At last, green shoots of Spring emerging from the gloom. The Barbican Spring schedule offers plenty if hope First off from 13-15 January, Simon Rattle conducts György Ligeti Le Grand Macabre, with the LSO and a strong cast that headed by Peter Hoare as Piet the Pot. I love Ligeti's quirky music and enjoyed then ENO production by Alex Ollé and Las furas del Baus back in 2009 Read more here That was the one with the giant woman whose body "was" the stage. Le Grand Macabre is as frustrating as it is inventive, so staging it takes some doing But I'm not sure what Peter Sellars will do to it No doubt it attracts the mega trendy crowd as it's selling fast though very expensive. On 19/1, however, and just as high profile, Rattle is conducting Mahler Symphony no 6 together with the world premiere of Mark-Anthony Turnage's Remembering 'in memoriam Evan Scofield. This is a keynote concert, which will also be streamed on the LSO website, a wonderful development, since it brings the orchestra to the world Another Britisn music world premiere the next day, 201, Philip Cashian's The Book of Ingenious Devices, conducted by Oliver Knussen, together with Strauss Macbeth and Elgar Falstaff An intriguing programme in true Ollie style - will Cashian's piece have Shakespearean connections ? Huw Watkins is the soloist so presumably it's a piano concerto of some sort A big threme this season is "Russian Revolutionaries", so plenty of Shostakovich, but more unusually, Galina Ustvolskaya's Symphony no 2 with the Melos Ensemble at LSO St Luke's on Jan 21st That weekend, a Philip Glass Total Immersion with better choices than some recent Total Immersions. All ears and eyes alert for Jonas Kaufmann's four day residency at the Barbican at the beginning of February That's been sold out for months, so hopefully, he'll be well enough Wagner, Strauss (Vier letzte Lieder, nach !) he's also doing an "in conversation" Sakari Oramo with the BBCSO and Antonio Pappano with the LSO, both interesting non standard programmes, and Daniel Harding weithn the LSO on 15/1 with Rachmaninov Symphony no 2 and another Mark-Anthony Turnage premiere, Håkan with dedicatee Håkan Hrdenberger as soloist. Yet another British composer premiere, Nicola LeFanu's The Crimson Bird for soprano (Rachel Nicholls) and the LSO, conducted by Ilan Volkov on 17/2 and a Detlev Glanert premiere on 3/3 with Oramo and the BBC SO. An extended Nash Ensemble residency at LSO St Lukes (lots of RVW chamber music) and and Andreas Scholl on 14/3 Then two concerts with Fabio Luisi on 16th and 19th March I'm opting for the second, with Brahms German Requiem François-Xavier Roth starts another After Romanticism series on 30/3 with the LSO - Debussy Jeux, Bartok Piano Concerto no 3 and Mahler Symphony no 1. Then a 3 concert series with the New York Philharmonic and Alan Gilbert - John Adams, Mahler, and the European premiere of Esa-Pekka Salonen's Cello Concerto. Janine Jansen, Murray Perahia and Mariss Jansens with the Bavarian Radio Symphony Orchestra and a keynote Dvořák Requiem on 13/4 with Jiří Bělohlávek, the BBC SO, the BBC Symphony Chorus, Brindley Sherratt, Ricahrd Samek, Jennifer Johnston and Katerina Kněžíková Then Easter is upon us !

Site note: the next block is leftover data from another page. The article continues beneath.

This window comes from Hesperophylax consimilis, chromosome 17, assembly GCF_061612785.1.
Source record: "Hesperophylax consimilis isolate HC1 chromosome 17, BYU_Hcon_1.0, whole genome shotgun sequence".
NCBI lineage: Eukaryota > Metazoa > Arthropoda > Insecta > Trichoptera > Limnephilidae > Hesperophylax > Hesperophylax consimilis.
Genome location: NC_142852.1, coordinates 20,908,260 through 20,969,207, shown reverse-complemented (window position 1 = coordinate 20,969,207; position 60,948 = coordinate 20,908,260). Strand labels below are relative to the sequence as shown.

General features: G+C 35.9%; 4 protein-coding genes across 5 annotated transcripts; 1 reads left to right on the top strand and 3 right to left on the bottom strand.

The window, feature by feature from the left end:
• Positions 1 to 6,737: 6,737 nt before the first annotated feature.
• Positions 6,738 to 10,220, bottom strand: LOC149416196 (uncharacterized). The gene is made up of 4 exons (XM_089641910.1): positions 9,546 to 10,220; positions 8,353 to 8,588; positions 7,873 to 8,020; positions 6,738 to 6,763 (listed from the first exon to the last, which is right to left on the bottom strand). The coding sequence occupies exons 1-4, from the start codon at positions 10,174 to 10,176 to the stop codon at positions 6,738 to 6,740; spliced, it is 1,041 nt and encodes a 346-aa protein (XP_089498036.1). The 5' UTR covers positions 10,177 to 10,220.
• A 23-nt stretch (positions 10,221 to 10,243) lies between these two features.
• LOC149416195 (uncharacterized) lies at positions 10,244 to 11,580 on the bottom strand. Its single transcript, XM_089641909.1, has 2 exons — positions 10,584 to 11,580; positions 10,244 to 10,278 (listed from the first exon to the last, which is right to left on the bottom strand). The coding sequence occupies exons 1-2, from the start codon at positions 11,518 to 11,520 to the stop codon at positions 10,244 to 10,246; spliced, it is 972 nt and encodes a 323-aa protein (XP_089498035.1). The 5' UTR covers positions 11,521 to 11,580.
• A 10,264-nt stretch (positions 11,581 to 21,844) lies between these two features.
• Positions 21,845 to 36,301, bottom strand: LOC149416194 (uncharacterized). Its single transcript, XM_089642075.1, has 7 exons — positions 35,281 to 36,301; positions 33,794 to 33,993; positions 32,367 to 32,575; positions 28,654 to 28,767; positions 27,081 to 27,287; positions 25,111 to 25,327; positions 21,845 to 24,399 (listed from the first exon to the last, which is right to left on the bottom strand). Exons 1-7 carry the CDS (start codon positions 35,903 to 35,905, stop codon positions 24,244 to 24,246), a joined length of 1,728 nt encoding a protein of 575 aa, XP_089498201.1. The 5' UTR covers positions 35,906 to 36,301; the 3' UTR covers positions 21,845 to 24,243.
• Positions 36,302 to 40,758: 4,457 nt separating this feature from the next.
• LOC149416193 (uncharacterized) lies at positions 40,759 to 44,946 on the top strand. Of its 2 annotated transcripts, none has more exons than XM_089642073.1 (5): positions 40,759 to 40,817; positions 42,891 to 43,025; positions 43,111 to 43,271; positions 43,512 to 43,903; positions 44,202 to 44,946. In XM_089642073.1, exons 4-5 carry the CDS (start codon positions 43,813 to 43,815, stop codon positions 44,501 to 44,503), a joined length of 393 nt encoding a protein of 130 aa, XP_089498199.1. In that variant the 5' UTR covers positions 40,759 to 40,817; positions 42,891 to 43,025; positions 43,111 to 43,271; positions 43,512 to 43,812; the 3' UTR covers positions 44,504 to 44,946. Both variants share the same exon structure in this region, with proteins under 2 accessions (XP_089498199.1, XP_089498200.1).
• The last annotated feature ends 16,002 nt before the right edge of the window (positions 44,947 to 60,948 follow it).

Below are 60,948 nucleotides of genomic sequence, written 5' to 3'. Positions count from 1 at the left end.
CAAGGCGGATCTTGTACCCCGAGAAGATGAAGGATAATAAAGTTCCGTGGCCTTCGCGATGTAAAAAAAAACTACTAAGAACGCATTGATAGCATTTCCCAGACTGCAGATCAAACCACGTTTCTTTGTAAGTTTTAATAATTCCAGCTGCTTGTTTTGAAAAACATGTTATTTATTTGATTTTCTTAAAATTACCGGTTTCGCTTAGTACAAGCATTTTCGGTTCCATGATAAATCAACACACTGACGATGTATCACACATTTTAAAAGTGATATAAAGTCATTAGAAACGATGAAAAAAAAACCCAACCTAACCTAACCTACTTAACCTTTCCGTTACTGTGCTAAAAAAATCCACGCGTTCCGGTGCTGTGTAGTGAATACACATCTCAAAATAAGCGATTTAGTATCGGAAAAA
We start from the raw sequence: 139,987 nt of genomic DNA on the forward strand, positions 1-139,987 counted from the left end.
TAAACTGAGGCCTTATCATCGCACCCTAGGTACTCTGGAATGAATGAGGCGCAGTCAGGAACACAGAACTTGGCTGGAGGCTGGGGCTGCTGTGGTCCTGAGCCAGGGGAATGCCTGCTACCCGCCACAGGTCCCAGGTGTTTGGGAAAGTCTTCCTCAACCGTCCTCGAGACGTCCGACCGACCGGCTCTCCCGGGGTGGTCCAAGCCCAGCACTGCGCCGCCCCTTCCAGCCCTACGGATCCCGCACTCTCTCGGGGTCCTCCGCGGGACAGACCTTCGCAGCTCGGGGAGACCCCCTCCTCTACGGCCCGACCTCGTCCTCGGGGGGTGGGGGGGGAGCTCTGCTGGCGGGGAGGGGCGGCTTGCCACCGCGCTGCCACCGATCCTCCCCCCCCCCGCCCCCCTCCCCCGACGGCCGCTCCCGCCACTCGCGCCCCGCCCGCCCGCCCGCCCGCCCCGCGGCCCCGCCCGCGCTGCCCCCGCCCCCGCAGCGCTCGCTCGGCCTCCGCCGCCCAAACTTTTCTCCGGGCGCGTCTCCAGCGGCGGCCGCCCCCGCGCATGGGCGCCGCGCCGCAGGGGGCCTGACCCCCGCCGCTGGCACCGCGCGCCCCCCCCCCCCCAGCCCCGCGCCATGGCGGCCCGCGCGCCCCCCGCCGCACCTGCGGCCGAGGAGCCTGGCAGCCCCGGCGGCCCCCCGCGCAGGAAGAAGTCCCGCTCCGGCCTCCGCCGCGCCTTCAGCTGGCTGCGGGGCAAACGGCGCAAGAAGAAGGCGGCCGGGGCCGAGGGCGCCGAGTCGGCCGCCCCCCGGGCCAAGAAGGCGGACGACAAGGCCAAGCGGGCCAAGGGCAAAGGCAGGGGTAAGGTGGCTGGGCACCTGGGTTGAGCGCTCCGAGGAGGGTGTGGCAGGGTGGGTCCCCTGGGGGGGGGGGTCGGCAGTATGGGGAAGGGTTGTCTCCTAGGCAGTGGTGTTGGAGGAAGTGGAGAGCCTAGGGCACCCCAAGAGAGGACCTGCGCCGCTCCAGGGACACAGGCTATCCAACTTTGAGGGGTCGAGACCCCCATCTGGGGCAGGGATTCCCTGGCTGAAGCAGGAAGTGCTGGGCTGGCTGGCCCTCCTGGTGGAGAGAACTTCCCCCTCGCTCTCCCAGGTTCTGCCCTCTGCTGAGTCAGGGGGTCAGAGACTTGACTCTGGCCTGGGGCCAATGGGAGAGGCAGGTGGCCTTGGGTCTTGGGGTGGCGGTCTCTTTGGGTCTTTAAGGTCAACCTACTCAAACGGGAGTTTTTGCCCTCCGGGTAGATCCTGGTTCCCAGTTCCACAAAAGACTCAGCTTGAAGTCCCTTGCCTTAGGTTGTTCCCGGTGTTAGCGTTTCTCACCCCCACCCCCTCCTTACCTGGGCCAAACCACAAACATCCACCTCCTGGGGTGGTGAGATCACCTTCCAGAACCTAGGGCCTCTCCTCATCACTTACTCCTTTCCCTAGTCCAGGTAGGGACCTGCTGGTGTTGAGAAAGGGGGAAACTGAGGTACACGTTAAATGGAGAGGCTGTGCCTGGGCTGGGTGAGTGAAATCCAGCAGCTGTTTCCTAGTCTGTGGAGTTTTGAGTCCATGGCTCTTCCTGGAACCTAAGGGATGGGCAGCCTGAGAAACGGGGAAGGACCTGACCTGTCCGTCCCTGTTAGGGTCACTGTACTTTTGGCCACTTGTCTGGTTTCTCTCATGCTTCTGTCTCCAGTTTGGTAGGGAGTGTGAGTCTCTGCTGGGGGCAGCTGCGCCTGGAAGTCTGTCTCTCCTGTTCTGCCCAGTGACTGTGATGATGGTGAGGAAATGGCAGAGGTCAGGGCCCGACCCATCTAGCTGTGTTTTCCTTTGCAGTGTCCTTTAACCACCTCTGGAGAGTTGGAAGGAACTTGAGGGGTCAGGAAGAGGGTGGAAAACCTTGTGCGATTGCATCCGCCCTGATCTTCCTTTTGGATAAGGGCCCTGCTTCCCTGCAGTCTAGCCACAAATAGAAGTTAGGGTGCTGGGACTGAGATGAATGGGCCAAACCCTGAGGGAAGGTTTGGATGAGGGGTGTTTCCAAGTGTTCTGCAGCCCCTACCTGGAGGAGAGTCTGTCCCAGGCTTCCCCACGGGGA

The first black singer to appear at Bayreuth, Grace Bumbry has blazed trails of glory across the opera world for more than half a century. She made her debut in Paris in 1960 as Amneris. Wieland Wagner cast her as Venus in Tannhäuser in summer 1961. Jackie Kennedy summoned her to sing at the White House. Vienna upgraded her to soprano in Verdi’s Macbeth. She made a much-belated Met debut as Tosca in 1971, together with conductor James Levine, also on debut. In in 2013, she sang the Countess at the Vienna State Opera in Tchaikovsky’s Pique Dame. Happy birthday, amazing Grace.